Esseghaier mentally ill but fit for sentencing, psychiatrist tells court

The second psychiatrist to assess the mental state of a man found guilty in a terror plot to derail a passenger train told a Toronto court Wednesday that he likely suffers from a mental illness.

TORONTO — The second psychiatrist to assess the mental state of a man found guilty in a terror plot to derail a passenger train told a Toronto court Wednesday that he likely suffers from a mental illness.

But, unlike the first expert who examined Chiheb Esseghaier, Dr. Philip Klassen said that the Tunisian national was still fit to be sentenced for his crimes.

Esseghaier and his co-accused, Raed Jaser, were found guilty in March of a terror-related conspiracy to commit murder — which carries a sentence of up to life in prison — and six other terror-related charges between them. Their sentencing hearing is currently under way.

During their last court session in July, the Toronto judge presiding over the case ordered a second mental health assessment for Esseghaier after concluding that an earlier one had “serious flaws.”

In that first assessment, Dr. Lisa Ramshaw said she believed Esseghaier was unable to participate in his sentencing hearing because he is likely schizophrenic.

Klassen testified that he also thought Esseghaier is likely schizophrenic but — unlike Ramshaw — he believes Esseghaier is legally fit to be sentenced.

“I would agree with Dr. Ramshaw that this gentleman suffers from a mental illness, in my opinion the best fit diagnostically would be schizophrenia,” Klassen told the court. “I am not persuaded that he is not fit.”

Klassen said that Esseghaier was aware of the nature of his court proceedings, understood their consequences and was able to communicate with the court in his trial.

Klassen repeatedly noted, however, that his assessment had to be conducted without interviewing Esseghaier because the man refused to meet with him. Klassen based his assessment on court documents, interview transcripts and Esseghaier’s previous mental health assessment.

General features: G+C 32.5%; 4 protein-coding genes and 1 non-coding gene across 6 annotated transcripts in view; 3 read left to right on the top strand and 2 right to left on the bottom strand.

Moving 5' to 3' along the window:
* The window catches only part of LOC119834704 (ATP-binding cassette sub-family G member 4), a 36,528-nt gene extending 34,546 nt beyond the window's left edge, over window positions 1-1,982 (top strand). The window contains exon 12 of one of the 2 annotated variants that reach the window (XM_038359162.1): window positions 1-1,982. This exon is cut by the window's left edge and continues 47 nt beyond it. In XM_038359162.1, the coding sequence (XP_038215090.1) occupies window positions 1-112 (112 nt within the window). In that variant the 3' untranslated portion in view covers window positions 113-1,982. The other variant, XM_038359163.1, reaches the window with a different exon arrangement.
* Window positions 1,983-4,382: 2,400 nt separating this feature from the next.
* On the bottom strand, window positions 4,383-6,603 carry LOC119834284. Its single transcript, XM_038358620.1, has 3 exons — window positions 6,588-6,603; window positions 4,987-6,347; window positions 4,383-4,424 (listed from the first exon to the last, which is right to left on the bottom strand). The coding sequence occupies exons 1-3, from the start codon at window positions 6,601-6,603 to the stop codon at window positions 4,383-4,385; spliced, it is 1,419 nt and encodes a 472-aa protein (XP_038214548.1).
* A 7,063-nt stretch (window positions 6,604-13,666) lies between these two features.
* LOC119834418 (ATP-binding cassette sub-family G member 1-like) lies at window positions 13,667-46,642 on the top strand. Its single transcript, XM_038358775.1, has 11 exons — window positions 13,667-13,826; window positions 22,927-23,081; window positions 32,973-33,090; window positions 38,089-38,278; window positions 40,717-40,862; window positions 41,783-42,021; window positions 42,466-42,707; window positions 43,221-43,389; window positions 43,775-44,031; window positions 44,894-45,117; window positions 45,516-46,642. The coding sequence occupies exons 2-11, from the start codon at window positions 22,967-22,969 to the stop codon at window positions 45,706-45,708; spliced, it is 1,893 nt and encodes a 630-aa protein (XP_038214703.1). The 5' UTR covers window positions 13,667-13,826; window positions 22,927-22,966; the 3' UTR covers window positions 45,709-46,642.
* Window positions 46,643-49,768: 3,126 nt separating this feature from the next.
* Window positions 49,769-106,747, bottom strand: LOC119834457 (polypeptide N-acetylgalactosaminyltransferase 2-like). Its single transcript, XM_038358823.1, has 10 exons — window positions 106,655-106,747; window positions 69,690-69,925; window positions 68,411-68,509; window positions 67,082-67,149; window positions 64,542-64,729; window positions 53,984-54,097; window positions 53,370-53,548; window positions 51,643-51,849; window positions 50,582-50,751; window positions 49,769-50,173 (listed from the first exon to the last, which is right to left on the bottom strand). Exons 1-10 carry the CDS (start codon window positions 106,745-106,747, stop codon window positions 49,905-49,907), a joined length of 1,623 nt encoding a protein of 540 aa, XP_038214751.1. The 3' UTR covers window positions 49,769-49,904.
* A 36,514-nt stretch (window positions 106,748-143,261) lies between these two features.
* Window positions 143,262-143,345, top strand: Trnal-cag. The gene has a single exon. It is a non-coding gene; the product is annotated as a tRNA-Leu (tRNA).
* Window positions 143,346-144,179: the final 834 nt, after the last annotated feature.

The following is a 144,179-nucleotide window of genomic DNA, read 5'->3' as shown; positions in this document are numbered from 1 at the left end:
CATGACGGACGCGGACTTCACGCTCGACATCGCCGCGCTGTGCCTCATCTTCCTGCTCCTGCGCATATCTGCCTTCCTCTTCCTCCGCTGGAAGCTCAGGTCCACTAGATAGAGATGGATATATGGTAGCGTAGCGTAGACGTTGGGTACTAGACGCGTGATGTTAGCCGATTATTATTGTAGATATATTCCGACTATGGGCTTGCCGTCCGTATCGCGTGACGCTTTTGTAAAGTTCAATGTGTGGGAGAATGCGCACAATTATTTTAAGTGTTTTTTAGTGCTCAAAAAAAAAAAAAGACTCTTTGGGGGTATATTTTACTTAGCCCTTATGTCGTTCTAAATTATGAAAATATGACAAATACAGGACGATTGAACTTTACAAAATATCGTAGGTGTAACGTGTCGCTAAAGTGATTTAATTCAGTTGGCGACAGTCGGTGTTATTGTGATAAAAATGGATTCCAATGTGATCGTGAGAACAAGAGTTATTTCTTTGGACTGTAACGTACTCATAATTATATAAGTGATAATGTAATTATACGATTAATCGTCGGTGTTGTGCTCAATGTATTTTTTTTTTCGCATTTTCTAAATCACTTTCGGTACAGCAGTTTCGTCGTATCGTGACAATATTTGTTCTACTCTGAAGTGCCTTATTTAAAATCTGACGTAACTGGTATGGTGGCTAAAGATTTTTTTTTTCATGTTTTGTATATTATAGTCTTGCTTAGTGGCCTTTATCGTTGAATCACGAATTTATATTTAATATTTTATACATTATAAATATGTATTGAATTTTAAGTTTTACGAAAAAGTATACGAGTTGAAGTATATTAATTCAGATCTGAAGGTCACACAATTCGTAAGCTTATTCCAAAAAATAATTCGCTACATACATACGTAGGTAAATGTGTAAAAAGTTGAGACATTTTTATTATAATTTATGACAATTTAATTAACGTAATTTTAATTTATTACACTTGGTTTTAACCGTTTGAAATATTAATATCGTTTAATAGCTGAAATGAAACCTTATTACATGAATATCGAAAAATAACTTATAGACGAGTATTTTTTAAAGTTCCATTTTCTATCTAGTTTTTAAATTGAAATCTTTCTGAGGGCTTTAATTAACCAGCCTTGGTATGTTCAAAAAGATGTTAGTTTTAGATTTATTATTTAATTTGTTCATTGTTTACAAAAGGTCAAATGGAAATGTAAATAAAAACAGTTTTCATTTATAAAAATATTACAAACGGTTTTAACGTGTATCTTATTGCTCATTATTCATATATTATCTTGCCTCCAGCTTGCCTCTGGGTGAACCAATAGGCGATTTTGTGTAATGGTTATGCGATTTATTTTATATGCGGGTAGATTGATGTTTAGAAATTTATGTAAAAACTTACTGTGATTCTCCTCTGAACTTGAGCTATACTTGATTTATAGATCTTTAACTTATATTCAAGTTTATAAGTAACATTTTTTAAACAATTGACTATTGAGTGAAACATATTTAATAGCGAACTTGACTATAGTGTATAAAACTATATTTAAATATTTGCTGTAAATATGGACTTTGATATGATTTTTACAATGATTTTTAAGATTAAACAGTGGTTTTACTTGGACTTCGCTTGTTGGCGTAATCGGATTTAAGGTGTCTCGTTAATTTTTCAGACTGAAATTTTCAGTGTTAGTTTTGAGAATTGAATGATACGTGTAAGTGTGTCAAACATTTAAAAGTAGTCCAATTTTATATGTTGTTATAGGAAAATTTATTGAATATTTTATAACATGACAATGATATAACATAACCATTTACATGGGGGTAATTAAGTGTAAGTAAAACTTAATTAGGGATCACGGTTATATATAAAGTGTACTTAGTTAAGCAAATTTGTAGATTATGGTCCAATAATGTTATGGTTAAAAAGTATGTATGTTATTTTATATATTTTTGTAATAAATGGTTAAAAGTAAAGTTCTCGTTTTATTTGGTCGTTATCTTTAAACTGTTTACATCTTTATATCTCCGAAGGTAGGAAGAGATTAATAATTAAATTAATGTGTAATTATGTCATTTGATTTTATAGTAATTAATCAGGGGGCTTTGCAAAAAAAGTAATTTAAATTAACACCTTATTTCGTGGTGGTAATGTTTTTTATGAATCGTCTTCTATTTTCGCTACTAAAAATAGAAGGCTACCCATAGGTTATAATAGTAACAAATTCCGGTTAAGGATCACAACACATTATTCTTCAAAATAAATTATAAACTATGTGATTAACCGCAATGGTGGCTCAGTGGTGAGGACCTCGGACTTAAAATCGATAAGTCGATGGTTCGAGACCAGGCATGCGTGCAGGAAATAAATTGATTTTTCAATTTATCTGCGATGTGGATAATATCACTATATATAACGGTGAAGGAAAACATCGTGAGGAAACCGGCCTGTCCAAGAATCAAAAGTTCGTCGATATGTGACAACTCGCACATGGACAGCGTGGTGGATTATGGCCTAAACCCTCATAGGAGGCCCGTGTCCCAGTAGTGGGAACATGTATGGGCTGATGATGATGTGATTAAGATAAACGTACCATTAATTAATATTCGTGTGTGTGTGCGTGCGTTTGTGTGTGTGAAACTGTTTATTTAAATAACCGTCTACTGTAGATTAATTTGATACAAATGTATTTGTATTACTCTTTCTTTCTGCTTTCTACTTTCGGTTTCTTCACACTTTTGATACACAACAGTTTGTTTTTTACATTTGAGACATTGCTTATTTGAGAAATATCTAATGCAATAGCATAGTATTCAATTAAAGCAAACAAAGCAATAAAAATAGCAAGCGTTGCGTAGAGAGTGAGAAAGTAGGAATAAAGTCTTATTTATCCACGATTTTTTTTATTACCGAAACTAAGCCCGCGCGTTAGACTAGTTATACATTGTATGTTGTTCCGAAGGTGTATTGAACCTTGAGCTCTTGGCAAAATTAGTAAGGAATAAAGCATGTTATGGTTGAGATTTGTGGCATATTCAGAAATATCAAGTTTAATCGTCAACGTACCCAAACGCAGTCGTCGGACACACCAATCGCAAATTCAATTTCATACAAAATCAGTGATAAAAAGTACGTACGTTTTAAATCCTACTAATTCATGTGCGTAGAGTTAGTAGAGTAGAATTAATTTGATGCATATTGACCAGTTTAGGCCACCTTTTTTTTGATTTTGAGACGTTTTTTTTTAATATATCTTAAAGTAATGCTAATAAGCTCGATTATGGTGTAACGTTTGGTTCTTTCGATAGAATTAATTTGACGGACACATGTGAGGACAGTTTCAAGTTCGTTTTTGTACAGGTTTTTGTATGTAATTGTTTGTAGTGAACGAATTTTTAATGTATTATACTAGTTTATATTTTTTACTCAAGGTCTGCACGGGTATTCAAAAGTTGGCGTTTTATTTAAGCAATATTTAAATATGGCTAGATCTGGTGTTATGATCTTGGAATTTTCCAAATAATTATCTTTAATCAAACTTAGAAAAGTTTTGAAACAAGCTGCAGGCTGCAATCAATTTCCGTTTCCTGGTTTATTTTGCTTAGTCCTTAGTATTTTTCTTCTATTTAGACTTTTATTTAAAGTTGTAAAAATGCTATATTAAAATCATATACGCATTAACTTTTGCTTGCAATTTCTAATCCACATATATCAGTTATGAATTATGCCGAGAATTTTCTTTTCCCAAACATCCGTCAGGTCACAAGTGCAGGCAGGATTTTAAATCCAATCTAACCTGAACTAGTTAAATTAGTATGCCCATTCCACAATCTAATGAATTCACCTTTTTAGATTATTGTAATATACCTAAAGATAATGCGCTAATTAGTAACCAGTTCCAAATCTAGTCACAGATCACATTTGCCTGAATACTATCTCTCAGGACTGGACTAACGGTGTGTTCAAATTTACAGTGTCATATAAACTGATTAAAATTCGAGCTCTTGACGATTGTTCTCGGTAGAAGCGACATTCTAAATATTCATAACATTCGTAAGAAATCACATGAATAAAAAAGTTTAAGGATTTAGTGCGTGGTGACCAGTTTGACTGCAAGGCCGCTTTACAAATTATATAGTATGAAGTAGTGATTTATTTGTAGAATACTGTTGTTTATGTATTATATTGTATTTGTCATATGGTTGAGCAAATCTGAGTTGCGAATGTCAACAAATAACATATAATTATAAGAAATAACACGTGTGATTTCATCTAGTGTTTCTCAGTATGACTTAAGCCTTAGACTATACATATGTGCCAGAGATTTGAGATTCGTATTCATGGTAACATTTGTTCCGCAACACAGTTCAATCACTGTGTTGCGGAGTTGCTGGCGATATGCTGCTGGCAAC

While it was hard to determine just when Esseghaier’s mental illness developed, Klassen suggested Esseghaier was likely mentally ill in January or February of this year — just before and during his trial.

Klassen also said that there appeared to be a consensus among those who knew Esseghaier before his arrest that the man’s behaviour had changed over time, but whether that was the result of radicalization or the beginnings of a mental illness, or both, was unknown.

When asked by a Crown lawyer whether he had any thoughts to share about Esseghaier’s criminal responsibility in the trial, Klassen said he had wondered about the issue but hadn’t formed an opinion on it.

Esseghaier, who is self-represented, is deeply religious and has consistently maintained his desire to be judged under the Qur’an.

He has often gone on rambling rants in the courtroom and even prayed in the prisoner’s dock, but his mental state only became an issue in the case after Ramshaw’s assessment — which Esseghaier called a bunch of “lies.”

Esseghaier lashed out at Klassen on Wednesday, spitting at lawyers in court to get the judge’s attention before launching into a loud argument over the psychiatrist’s diagnosis.

“You are lying,” he told Klassen. “Which delusion, which schizophrenia and which mental illness? We are before December 2014, because I am alive. If you say it’s a delusion then the Qur’an is a delusion.”

Esseghaier has said in court before that he believes he will die and his soul will be taken up to heaven on Dec. 25, 2014. Because that has not yet happened, he said he doesn’t believe it is currently September 2015.

Justice Michael Code has previously said there was not “a scintilla of evidence” from the pretrial and trial record to suggest Esseghaier was unfit to stand trial.

He has called Ramshaw’s report on Esseghaier an “unsatisfactory psychiatric assessment” to which he could attach little or no weight.

Klassen noted that his own assessment of Esseghaier agreed with Ramshaw’s “a fair bit” in the areas of mental health diagnosis, but differed in the area of legal decisions into fitness.

Both Esseghaier and Jaser face the prospect of life in prison.

During their trial, court heard that an undercover FBI agent gained the men’s trust and surreptitiously recorded their conversations, which made up the bulk of the evidence in the case.

The two were recorded speaking about alleged terror plots they would conduct in retaliation for Canada’s military actions in Muslim countries, including the derailment of a Via Rail train travelling between New York and Toronto.

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